Review – Pacific Rim
Michael Bay’s never-ending Transformers franchise may have given giant robots a bad name, but Guillermo del Toro’s epic monsters vs aliens mash-up delivers robo-spectacle on an eye-popping scale.
Best known until now for modern Spanish-language horror-fantasy classics Pan’s Labyrinth and The Devil’s Backbone, as well as his two Hellboy films, del Toro has taken a (literal) giant step up with Pacific Rim.
Pacific Rim has a long tradition of giant monster films in its wake and owes a tremendous debt to both legendary creature effects wizard Ray Harryhausen and iconic Japanese film director Ishirō Honda, whose 1954 classic Godzilla was the most influential monster movie since King Kong (1933).
Godzilla launched the Kaiju (“giant monster”) genre, which exploded in popularity in its native Japan and led to a slew of creature features, each more bonkers than the last. Rather a point of reference than a direct homage, Pacific Rim‘s giant bad guys are referred to as Kaiju, invading aliens from an underwater portal between dimensions that have only one thing on their mind – to take over the planet.
Faced with annihilation, mankind works together to build a series of 25 storey-high fighting machines called Jaegers (“hunters”), whose human pilots must share a mind link called The Drift in order to become one with the giant mechas.
Del Toro and Travis Beacham’s script ain’t much interested in the human characters; their back stories are perfunctory, or in some cases non-existent, and they trade-off with each other using the sort of dialogue that’s only ever found in special effects-laden summer blockbusters.
The cast is also predominately made up of familiar TV faces (mostly British), including Charlie Hunnam (Sons Of Anarchy) as Raleigh Becket, a gifted Jaeger pilot who’s lost his way since a tragic stand-off against a Kaiju (think Tom Cruise from Top Gun); Idris Elba (The Wire, Luthor) as tough, but fair Jaeger force commander Stacker Pentecost (who gets to utter the class line: “Today, we are cancelling the apocalypse!”); and Robert Kazinsky, who until now is best known for appearing in British soap EastEnders and here plays arrogant Australian Jaeger pilot Chuck Hansen.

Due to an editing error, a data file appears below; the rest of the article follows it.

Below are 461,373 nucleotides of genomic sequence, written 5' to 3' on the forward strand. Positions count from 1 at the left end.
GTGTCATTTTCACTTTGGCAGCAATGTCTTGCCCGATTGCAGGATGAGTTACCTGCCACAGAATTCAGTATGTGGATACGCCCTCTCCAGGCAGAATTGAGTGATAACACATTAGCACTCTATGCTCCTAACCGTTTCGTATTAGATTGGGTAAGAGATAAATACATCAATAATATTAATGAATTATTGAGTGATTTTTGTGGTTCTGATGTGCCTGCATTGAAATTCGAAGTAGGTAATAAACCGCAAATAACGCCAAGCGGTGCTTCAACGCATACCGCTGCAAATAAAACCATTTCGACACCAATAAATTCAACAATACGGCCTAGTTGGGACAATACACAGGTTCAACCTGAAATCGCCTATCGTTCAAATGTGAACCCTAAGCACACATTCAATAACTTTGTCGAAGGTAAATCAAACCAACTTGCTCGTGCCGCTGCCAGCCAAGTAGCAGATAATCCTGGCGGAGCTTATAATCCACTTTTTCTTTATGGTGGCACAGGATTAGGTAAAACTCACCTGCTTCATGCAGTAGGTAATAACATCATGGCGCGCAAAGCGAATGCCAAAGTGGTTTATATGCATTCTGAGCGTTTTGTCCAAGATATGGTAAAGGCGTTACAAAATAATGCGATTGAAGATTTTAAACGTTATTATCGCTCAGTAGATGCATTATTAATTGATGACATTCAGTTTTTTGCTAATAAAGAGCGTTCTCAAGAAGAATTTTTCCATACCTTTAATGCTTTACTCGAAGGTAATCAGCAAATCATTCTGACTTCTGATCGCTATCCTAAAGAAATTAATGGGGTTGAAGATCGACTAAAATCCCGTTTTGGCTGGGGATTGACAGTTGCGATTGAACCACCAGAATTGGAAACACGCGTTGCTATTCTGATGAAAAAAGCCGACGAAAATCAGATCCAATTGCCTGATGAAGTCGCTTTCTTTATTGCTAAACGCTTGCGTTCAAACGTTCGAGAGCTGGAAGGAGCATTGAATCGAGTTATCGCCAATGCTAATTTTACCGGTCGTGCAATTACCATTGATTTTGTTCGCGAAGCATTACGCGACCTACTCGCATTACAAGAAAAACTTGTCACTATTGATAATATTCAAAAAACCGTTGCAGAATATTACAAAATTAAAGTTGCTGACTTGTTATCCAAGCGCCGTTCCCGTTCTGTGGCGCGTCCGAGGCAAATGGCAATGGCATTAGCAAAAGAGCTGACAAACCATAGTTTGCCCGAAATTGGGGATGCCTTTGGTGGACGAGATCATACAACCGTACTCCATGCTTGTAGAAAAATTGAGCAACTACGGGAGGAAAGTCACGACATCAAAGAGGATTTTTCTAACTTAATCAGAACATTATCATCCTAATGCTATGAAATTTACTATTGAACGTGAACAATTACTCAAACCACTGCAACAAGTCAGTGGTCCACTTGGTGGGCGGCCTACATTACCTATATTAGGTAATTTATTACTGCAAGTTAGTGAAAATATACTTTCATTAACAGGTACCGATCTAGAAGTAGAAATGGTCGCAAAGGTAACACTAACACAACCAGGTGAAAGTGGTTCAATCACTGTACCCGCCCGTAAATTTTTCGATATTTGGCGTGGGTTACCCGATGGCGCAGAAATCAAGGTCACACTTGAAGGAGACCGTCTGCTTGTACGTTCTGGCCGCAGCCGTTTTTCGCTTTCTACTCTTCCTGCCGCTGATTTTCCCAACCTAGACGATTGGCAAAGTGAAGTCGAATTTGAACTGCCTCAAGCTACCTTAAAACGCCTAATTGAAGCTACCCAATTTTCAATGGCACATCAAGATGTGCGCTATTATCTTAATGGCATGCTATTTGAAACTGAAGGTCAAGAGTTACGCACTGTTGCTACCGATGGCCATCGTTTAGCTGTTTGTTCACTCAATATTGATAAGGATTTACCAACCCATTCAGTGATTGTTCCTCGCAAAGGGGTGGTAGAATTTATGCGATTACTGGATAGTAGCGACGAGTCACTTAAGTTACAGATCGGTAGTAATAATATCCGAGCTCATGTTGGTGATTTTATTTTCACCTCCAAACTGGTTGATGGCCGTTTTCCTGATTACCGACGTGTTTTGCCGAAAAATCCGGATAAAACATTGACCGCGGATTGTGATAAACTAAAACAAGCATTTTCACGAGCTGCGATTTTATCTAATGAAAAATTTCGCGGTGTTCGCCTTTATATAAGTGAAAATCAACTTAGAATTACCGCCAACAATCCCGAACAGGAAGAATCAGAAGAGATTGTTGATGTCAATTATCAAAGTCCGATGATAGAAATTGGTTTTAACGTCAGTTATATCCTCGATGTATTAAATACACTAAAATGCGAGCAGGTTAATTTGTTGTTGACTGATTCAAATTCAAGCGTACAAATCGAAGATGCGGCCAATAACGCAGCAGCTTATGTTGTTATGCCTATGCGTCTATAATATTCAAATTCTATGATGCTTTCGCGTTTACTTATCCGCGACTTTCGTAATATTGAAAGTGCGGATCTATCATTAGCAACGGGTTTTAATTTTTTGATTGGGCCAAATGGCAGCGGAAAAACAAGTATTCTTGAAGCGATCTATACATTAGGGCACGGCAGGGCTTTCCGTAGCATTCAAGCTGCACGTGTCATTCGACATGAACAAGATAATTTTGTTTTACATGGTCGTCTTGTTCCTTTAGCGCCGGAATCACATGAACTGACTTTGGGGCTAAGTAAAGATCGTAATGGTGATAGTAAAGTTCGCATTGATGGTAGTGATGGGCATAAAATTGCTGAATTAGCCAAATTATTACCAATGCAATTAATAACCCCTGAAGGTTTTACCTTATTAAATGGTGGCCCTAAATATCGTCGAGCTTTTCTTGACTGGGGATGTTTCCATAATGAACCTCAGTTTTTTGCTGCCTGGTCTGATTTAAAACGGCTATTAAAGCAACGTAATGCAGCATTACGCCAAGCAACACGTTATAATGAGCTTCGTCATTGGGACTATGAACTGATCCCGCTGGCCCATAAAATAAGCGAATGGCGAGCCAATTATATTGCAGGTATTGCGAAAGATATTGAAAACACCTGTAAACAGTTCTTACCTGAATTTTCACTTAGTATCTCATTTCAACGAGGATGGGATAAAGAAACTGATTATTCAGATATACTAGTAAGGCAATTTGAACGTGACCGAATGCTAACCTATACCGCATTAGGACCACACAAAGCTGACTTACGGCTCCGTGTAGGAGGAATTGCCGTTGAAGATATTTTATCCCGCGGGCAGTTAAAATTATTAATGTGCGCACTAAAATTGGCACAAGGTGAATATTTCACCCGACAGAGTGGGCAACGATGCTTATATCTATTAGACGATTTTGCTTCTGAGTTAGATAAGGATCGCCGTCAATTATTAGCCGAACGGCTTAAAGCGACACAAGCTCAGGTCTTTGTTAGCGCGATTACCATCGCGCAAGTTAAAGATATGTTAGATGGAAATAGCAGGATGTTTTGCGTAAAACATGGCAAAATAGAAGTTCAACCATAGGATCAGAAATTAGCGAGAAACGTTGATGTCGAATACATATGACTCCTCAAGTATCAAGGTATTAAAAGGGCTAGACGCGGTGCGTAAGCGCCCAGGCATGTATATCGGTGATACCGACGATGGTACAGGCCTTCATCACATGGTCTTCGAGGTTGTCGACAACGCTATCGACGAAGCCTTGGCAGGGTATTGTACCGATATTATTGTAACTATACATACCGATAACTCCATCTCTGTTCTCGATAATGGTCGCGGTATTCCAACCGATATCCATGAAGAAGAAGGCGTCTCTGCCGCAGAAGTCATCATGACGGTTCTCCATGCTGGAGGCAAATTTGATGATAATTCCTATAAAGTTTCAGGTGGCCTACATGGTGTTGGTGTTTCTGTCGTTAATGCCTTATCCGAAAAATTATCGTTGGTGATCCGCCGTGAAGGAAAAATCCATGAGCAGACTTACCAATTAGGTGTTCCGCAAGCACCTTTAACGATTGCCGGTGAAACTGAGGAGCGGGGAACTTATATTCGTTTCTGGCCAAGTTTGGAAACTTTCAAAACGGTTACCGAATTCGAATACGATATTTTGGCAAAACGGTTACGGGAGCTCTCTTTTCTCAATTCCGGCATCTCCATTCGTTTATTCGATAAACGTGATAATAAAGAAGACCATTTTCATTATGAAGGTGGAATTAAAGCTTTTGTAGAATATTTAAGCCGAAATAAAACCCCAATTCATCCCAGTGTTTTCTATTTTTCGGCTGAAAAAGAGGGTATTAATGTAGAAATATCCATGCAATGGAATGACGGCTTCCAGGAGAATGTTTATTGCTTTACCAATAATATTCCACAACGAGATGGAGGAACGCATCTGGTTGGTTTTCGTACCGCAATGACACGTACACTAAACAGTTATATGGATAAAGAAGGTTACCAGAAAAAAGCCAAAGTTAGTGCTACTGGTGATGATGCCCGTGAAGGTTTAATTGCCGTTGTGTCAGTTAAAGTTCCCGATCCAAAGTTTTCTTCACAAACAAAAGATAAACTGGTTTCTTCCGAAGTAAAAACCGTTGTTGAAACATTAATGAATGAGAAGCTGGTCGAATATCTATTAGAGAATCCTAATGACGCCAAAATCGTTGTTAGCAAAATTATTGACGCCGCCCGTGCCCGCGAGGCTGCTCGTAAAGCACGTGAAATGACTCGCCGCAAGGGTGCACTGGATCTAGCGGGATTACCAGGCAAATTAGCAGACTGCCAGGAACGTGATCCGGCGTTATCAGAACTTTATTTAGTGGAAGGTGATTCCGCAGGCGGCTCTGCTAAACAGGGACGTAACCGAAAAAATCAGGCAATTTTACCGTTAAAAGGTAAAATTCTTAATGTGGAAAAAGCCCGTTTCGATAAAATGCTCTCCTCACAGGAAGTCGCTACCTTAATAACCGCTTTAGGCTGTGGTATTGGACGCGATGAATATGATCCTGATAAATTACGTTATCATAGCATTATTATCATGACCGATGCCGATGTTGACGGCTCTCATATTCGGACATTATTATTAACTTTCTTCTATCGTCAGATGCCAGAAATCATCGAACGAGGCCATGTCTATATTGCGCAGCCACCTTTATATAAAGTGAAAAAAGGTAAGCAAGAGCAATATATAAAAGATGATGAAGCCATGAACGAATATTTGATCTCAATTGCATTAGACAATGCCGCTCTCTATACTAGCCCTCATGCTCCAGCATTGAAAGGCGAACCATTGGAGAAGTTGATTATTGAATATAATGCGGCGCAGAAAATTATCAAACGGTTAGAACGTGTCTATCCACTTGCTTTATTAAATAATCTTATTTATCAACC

In a film with delusions of grandeur, the paper-thin characterisation (with the exception of Rinko Kikuchi’s wannabe Jaeger pilot Mako Mori) and stilted dialogue would be too much of an issue, but what saves Pacific Rim is its self-awareness. Lest we forget, this is a film about enormous man-made robots laying into massive alien lizards; characterisation and dialogue doesn’t really matter when you’ve got that sort of spectacle on screen. The squabbling interplay between the chalk and cheese scientists Dr Newton Geiszler (Charlie Day) and Dr Hermann Gottlieb (Burn Gorman) is so heightened as to be cartoonish, but that’s exactly what del Toro is going for.
That’s not to say the film is completely devoid of any depth (pun intended). While the creature Godzilla represented the unforeseen consequences of the Atomic Age, the Kaiju in Pacific Rim have only made it to our planet due to the effects of global warming on our oceans.
The special effects themselves are nothing less than jaw-dropping. When the Kaiju first attack in the lengthy, exposition-heavy pre-title sequence it’s a moment that will have you sat bolt upright in your seat. Bringing to mind Cloverfield (rather than 1998’s forgettable Hollywood remake of Godzilla), there’s nothing quite like watching a giant lizard tearing into a bridge.
The fact that it’s robots vs lizards certainly helps when it comes to working out who’s hitting whom. While Bay isn’t interested in whether you can follow which Decepticon is hitting which Autobot, del Toro keeps the action well-defined and, most importantly, epic in scale. The big problem with another of this summer’s tent pole movies, Man Of Steel, came in its final act where loud noises and mass destruction did not equal nose-bleeding entertainment; here the noise is deafening and the destruction is ultra-massive, but the difference comes in the fact you actually care about what’s happening and, in my case anyway, love every moment.
Leave your cynicism at the door and let Pacific Rim reward you with two hours of monster mayhem that’ll pulverise your senses.